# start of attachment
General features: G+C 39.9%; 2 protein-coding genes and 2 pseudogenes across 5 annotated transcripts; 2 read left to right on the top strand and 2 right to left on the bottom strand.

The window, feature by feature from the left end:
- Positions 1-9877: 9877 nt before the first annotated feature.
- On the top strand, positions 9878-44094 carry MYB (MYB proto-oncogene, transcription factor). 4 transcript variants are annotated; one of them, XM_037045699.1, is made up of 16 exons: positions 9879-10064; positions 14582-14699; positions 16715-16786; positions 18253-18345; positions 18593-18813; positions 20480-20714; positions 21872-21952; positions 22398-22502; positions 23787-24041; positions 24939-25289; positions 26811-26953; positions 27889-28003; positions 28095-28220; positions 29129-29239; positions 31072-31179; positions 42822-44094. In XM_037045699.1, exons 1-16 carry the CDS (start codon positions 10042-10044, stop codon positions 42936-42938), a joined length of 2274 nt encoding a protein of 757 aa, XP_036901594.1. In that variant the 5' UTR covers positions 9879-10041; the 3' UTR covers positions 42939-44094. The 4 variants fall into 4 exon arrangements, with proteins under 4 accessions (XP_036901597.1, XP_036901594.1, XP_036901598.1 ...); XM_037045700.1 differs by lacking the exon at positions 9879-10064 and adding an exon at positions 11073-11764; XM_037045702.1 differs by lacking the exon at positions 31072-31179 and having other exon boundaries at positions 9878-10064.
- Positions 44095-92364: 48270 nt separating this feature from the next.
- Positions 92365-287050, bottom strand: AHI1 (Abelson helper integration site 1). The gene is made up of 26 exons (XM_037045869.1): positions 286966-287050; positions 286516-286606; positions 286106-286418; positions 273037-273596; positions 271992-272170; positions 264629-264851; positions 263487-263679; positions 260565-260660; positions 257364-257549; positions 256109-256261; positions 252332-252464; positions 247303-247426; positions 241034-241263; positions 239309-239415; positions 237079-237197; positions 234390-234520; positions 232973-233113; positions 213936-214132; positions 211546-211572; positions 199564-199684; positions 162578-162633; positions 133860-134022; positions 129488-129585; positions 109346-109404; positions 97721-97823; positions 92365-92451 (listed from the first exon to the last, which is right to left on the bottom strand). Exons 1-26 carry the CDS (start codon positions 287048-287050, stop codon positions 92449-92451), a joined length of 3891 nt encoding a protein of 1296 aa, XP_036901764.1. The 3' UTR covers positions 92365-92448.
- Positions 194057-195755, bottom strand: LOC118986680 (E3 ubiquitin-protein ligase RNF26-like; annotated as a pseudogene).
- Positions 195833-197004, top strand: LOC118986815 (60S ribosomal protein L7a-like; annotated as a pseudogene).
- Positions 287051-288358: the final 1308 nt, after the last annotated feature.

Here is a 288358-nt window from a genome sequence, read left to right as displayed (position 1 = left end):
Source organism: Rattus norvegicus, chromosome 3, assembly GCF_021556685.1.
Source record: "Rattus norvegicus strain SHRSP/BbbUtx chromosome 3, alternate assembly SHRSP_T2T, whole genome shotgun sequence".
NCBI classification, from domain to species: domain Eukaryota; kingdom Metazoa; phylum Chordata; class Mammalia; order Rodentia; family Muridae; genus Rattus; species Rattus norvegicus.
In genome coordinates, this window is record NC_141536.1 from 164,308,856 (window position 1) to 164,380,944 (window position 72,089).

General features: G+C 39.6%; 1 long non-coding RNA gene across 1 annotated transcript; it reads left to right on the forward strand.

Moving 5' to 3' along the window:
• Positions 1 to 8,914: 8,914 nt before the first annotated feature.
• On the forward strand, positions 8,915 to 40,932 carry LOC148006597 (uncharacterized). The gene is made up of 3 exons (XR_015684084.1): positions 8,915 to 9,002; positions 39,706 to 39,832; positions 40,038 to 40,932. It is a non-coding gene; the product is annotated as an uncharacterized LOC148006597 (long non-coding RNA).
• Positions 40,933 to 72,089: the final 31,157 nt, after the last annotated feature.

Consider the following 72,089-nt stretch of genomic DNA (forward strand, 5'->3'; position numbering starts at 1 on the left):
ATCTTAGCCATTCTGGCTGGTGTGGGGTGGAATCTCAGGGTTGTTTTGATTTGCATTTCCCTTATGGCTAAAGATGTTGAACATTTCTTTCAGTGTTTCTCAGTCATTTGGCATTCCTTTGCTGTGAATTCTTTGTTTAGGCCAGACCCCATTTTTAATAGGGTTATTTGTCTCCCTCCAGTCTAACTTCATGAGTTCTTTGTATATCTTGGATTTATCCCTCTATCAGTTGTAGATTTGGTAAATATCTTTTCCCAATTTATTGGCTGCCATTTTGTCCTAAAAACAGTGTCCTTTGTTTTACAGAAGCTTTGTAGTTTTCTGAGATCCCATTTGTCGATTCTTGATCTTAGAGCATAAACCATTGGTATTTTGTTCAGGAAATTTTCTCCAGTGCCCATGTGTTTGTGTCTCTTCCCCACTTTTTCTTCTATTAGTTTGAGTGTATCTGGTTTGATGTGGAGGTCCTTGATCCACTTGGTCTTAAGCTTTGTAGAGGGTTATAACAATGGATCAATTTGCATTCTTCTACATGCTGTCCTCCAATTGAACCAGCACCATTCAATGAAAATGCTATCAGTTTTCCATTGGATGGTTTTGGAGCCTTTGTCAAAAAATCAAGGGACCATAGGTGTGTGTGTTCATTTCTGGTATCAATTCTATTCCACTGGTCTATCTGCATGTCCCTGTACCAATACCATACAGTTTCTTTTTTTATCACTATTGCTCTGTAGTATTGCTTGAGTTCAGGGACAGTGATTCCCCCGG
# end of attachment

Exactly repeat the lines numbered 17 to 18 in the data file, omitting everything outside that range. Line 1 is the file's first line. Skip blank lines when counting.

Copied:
• Positions 1 to 8,914: 8,914 nt before the first annotated feature.
• On the forward strand, positions 8,915 to 40,932 carry LOC148006597 (uncharacterized). The gene is made up of 3 exons (XR_015684084.1): positions 8,915 to 9,002; positions 39,706 to 39,832; positions 40,038 to 40,932. It is a non-coding gene; the product is annotated as an uncharacterized LOC148006597 (long non-coding RNA).